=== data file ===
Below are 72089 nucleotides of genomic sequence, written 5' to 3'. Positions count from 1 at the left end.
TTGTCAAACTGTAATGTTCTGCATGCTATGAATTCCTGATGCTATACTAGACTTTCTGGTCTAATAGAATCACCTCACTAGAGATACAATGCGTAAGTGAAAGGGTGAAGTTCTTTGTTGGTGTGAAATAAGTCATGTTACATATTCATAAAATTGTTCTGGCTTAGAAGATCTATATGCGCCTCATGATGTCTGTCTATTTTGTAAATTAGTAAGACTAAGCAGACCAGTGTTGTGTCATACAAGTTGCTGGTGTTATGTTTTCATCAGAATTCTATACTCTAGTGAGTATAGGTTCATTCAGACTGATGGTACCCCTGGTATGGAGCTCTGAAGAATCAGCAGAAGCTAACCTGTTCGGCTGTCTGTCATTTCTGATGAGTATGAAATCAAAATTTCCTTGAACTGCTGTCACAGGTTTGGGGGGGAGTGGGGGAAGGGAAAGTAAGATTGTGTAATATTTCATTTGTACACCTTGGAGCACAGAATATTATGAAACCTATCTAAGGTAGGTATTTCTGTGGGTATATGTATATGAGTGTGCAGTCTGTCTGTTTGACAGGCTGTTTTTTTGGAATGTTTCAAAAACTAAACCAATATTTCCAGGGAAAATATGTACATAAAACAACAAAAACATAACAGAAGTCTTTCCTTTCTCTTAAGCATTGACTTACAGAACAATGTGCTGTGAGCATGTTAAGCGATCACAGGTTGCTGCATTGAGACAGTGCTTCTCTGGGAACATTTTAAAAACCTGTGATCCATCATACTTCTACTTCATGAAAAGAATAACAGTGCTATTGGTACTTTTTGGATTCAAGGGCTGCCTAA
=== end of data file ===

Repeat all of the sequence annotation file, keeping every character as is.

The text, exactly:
Below are 72089 nucleotides of genomic sequence, written 5' to 3'. Positions count from 1 at the left end.
TTGTCAAACTGTAATGTTCTGCATGCTATGAATTCCTGATGCTATACTAGACTTTCTGGTCTAATAGAATCACCTCACTAGAGATACAATGCGTAAGTGAAAGGGTGAAGTTCTTTGTTGGTGTGAAATAAGTCATGTTACATATTCATAAAATTGTTCTGGCTTAGAAGATCTATATGCGCCTCATGATGTCTGTCTATTTTGTAAATTAGTAAGACTAAGCAGACCAGTGTTGTGTCATACAAGTTGCTGGTGTTATGTTTTCATCAGAATTCTATACTCTAGTGAGTATAGGTTCATTCAGACTGATGGTACCCCTGGTATGGAGCTCTGAAGAATCAGCAGAAGCTAACCTGTTCGGCTGTCTGTCATTTCTGATGAGTATGAAATCAAAATTTCCTTGAACTGCTGTCACAGGTTTGGGGGGGAGTGGGGGAAGGGAAAGTAAGATTGTGTAATATTTCATTTGTACACCTTGGAGCACAGAATATTATGAAACCTATCTAAGGTAGGTATTTCTGTGGGTATATGTATATGAGTGTGCAGTCTGTCTGTTTGACAGGCTGTTTTTTTGGAATGTTTCAAAAACTAAACCAATATTTCCAGGGAAAATATGTACATAAAACAACAAAAACATAACAGAAGTCTTTCCTTTCTCTTAAGCATTGACTTACAGAACAATGTGCTGTGAGCATGTTAAGCGATCACAGGTTGCTGCATTGAGACAGTGCTTCTCTGGGAACATTTTAAAAACCTGTGATCCATCATACTTCTACTTCATGAAAAGAATAACAGTGCTATTGGTACTTTTTGGATTCAAGGGCTGCCTAA